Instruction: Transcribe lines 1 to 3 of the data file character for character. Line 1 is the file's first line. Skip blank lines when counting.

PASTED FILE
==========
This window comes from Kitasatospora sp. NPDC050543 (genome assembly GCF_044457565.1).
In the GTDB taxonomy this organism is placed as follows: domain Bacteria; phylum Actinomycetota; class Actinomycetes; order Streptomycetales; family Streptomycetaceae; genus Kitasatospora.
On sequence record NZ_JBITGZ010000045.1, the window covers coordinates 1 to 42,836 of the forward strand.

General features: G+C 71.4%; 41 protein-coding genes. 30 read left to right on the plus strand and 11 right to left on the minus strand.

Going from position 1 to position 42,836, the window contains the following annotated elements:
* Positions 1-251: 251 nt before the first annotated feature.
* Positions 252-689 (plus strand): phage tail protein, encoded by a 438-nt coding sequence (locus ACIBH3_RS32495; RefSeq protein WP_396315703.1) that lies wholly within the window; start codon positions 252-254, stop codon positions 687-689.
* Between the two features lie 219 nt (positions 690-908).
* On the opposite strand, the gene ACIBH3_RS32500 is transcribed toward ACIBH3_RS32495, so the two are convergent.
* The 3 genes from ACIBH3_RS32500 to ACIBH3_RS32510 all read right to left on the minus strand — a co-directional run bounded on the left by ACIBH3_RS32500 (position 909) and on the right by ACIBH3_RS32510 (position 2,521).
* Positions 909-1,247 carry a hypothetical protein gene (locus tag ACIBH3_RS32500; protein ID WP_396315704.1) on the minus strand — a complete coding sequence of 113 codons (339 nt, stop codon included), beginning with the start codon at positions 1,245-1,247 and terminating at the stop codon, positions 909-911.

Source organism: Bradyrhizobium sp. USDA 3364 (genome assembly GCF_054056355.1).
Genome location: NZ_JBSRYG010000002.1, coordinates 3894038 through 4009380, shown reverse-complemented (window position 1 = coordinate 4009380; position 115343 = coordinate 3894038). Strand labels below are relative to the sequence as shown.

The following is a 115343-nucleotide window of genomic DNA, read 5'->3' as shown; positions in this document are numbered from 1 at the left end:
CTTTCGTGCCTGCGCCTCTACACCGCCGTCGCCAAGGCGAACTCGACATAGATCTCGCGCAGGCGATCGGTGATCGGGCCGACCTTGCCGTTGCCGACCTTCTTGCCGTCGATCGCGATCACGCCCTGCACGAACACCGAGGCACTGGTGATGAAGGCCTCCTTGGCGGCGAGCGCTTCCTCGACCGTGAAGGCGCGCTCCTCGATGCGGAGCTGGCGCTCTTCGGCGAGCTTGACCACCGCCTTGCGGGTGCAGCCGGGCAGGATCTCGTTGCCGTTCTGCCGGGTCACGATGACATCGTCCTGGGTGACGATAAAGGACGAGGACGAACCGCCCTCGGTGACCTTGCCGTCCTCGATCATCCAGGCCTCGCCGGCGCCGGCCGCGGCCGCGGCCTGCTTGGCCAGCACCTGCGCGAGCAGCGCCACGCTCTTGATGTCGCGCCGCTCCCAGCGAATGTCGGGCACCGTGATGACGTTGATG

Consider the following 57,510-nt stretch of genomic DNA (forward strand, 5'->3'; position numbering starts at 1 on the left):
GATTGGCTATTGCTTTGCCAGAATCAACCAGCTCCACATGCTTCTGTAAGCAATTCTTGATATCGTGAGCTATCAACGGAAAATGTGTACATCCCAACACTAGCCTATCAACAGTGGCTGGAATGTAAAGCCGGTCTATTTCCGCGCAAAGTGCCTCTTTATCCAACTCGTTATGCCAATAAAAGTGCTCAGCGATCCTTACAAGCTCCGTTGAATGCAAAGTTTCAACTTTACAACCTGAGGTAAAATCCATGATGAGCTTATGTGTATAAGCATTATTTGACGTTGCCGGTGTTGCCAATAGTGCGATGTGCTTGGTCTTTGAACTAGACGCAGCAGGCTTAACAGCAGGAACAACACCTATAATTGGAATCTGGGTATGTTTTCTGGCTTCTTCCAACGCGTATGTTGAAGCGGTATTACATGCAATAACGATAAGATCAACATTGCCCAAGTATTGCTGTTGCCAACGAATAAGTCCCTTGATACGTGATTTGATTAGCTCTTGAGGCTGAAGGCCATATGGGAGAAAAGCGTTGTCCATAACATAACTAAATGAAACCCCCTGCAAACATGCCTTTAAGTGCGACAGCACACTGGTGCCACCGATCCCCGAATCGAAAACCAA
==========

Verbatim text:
This window comes from Kitasatospora sp. NPDC050543 (genome assembly GCF_044457565.1).
In the GTDB taxonomy this organism is placed as follows: domain Bacteria; phylum Actinomycetota; class Actinomycetes; order Streptomycetales; family Streptomycetaceae; genus Kitasatospora.
On sequence record NZ_JBITGZ010000045.1, the window covers coordinates 1 to 42,836 of the forward strand.